More shoppers help Ocado Retail return to growth for items sold

By James Davey

LONDON (Reuters) – Britain’s Ocado Retail returned to growth in the number of items sold for the first time since the COVID-19 pandemic in the last month of its latest quarter, as it gained more customers who shopped more regularly at the online supermarket.

The volume growth helped the 50/50 joint venture between Ocado Group and Marks & Spencer report a 7.2% rise in revenue to 570 million pounds ($705 million) in its third quarter to Aug. 27, up from 5% growth in the first half.

Ocado Retail said its fourth quarter had begun “positively” and shares in Ocado Group, which have swung wildly in recent months, were up 3.2% on Tuesday, while M&S shares were up 1.8%.

Online’s share of Britain’s total grocery market was about 7% before the onset of COVID-19 in 2020. It peaked at about 15% during the coronavirus pandemic, but has since fallen back to about 10% as shoppers returned to stores.

Ocado Retail CEO Hannah Gibson told reporters the volume growth reflected a 1.5% increase in active customers to 961,000, a 1.9% rise in average orders per week to 381,000 and a stabilisation in average basket size at 44 items.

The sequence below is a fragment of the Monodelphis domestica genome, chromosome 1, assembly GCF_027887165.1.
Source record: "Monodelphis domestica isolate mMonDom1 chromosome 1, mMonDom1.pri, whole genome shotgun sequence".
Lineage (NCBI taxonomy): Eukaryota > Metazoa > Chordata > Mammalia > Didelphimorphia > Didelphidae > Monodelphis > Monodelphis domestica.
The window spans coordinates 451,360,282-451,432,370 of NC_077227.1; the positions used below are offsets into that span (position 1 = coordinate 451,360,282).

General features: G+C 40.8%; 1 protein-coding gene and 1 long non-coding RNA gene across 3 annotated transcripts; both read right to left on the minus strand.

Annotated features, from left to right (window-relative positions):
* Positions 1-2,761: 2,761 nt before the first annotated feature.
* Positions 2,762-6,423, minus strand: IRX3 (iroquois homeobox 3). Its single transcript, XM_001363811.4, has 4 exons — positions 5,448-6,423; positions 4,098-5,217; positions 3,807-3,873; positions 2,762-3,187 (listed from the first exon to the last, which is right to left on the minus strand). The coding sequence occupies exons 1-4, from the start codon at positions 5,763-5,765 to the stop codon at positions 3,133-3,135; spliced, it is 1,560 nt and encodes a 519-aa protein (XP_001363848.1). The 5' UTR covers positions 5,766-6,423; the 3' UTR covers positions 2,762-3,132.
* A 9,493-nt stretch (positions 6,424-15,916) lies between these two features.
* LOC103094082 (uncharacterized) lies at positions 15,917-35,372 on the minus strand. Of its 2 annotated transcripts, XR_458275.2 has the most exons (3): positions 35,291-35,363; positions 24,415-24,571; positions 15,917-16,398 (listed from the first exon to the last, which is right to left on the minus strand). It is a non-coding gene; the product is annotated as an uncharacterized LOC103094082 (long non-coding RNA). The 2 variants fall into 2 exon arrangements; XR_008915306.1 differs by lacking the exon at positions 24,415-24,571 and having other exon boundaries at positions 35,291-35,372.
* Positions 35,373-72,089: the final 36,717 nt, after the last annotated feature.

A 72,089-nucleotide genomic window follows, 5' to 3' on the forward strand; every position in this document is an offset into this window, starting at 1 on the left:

“Those three things coming together means that volume growth has come earlier than expected,” she said, noting it had not been anticipated until the fourth quarter.

Gibson said the shift to online shopping would step up when Britain’s cost of living crisis eases.

“If you just think about Generation Z of today, we’re not going to be seeing 10 or 11% of those shopping online, it is going to be more,” she said.

Ocado Retail’s average selling price was up 8.4% in the third quarter. It noted this was lower than market inflation, which is running at 12.2% according to the latest industry data.

Since June, Ocado Retail has reduced the prices of more than 650 items, said Gibson.

Ocado Retail said it still expected to report “mid-single digit” revenue growth and “marginally positive” core earnings, or EBITDA, for its full 2022-23 year, versus a loss of 4 million pounds in the previous year.

($1 = 0.8078 pounds)

(Reporting by James Davey; Editing by Kate Holton and Alexander Smith)